Is Ireland’s National Transport Authority’s commitment to cycling now in question?

— BusConnects is positive for cycling, but it also shows a lack of a vision for Cycling for All within the NTA, and has way too much old-school road engineering over transport planning.

COMMENT & ANALYSES: The advent of the National Transport Authority was seen as positive for walking and cycling, but the authority’s commitment to active transport seem to be hanging in the balance. There’s many committed people in the authority working on active travel, but the over focus on buses while keeping committed to major road improvements in its strategies seems to be suffocating. The practical and planning results are starting to show.

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Recent news of the NTA’s transport planning does not show an institution which is focused on cycling — examples include: NTA’s 2040 vision for commuters in Cork: 50% in cars, just 4% on bicycles, and NTA claims bicycle share use fall due to switch to bus, but users report system in disrepair. The NTA’s sustainable transport credentials have been further weakened by its involvement in the Galway “transport plan”.

IMAGE: While BusConnects disrupts cars on some routes, the NTA’s new thinking for BusConnects includes roadway widening in Dublin City Centre so they can give bus priority without disrupting cars in places like the Docklands.

The slow speed of implementing any cycle routes both along roads or along greenway in any city or town is a stark example of the lack of progress. After over a decade of operation of the NTA, not only is there scant progress of cycle network, there’s not a single continuously segregated city centre to suburbs in any Irish city. That compares poorly to the first decade of the National Roads Authority (now part of TII) where there was substantial progress on motorways and bypasses.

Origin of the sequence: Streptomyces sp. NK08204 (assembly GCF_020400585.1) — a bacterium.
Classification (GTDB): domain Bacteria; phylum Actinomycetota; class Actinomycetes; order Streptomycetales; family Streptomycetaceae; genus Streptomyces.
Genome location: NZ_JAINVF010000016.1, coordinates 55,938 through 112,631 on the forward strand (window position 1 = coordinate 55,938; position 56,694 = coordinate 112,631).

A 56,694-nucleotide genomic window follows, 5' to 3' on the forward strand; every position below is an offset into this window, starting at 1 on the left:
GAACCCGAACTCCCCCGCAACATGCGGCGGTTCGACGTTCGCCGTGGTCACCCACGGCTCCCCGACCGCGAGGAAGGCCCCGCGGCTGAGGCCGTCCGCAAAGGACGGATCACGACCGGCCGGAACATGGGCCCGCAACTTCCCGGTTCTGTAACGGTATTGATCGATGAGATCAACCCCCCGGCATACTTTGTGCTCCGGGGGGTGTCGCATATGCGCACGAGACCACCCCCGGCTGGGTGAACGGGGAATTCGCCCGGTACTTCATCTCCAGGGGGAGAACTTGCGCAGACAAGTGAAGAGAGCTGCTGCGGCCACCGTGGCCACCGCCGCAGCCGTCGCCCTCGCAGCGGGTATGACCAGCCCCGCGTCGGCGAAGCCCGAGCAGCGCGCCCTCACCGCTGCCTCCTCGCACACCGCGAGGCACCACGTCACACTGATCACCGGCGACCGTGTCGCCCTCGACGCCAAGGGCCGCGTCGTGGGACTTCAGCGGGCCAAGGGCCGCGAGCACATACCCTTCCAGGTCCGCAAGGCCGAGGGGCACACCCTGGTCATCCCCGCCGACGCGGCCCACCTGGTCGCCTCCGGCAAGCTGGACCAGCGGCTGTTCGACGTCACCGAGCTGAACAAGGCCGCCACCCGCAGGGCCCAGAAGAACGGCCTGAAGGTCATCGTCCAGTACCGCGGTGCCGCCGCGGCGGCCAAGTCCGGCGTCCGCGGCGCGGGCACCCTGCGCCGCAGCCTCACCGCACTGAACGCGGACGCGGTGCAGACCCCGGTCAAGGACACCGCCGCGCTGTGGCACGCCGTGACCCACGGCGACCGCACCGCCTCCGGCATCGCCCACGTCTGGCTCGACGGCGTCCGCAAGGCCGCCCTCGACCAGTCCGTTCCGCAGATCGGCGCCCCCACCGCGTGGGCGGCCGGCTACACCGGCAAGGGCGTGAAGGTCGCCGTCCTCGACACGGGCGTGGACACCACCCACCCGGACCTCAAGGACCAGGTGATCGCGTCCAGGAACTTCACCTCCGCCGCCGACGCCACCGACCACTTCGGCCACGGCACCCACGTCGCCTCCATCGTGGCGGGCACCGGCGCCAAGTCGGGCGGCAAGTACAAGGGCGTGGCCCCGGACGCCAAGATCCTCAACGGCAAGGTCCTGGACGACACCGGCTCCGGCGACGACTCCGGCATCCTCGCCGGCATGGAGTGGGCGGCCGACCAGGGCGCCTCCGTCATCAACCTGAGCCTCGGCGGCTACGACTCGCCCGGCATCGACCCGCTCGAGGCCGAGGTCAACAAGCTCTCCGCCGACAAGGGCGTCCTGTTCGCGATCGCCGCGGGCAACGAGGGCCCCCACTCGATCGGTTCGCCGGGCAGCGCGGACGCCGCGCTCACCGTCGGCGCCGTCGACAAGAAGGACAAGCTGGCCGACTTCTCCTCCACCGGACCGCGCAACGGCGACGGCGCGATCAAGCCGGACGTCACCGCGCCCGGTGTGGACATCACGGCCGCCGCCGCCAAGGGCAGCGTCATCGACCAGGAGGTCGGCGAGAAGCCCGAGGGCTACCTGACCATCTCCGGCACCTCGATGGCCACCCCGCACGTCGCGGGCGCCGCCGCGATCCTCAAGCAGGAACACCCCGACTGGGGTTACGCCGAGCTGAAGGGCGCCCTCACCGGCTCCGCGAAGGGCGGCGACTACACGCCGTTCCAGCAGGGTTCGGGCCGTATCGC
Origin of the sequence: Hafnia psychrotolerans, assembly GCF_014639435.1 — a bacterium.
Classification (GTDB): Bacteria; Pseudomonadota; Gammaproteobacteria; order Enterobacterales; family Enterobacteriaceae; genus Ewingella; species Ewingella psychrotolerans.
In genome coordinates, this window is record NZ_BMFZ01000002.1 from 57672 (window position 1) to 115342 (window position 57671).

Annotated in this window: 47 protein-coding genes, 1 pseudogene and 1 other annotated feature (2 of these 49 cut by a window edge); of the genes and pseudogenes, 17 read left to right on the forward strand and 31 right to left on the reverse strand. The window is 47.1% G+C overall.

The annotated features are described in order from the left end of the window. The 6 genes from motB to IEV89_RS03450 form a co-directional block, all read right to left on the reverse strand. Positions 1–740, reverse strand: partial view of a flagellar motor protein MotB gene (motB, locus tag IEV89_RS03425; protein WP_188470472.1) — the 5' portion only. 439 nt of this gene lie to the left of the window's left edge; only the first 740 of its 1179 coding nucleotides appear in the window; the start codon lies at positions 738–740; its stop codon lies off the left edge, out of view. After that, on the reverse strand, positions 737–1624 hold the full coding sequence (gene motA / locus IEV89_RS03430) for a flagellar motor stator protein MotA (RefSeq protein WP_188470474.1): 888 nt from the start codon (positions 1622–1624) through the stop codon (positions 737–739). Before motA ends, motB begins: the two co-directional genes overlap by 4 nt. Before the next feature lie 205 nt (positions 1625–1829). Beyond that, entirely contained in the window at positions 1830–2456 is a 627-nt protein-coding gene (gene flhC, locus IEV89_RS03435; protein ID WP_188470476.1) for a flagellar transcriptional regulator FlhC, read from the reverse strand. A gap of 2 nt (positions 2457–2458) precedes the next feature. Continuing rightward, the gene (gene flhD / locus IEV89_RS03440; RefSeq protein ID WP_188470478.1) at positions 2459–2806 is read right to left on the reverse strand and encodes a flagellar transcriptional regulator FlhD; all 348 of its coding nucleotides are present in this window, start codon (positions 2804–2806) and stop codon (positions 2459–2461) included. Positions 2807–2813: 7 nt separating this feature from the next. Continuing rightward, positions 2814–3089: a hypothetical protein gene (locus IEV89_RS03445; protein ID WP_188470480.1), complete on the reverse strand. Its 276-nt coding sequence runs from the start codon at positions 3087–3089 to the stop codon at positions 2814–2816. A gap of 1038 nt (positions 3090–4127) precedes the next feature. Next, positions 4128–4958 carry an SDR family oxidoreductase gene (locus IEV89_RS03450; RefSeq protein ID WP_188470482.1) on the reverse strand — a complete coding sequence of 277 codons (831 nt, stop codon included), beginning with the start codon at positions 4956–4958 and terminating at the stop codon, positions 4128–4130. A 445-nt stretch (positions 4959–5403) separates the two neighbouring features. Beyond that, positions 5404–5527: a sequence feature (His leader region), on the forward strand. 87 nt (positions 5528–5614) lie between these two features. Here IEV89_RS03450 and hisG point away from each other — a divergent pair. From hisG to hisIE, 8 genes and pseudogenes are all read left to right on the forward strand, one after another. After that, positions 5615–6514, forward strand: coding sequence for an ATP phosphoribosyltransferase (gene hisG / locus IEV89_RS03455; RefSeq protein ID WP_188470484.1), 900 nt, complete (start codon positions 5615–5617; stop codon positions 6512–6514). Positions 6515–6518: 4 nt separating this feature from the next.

While there’s disagreement among advocates on the route or design options for the planned Liffey Cycle Route, few disagree that the process has taken far too long. The NTA strangely took over the route selection process just before councillors were to vote for one of two options and claimed to be taking over because the city council was taking too long. Then the NTA’s own review was delayed and now its selected route option — which cannot accommodate existing levels of cyclists on the quays — is delayed for years.

The Liffey project is also split, with the Docklands section now coming under BusConnects, this is despite the NTA for years resisting city council attempts to built part of the cycle route before dealing with the controversial pinch point.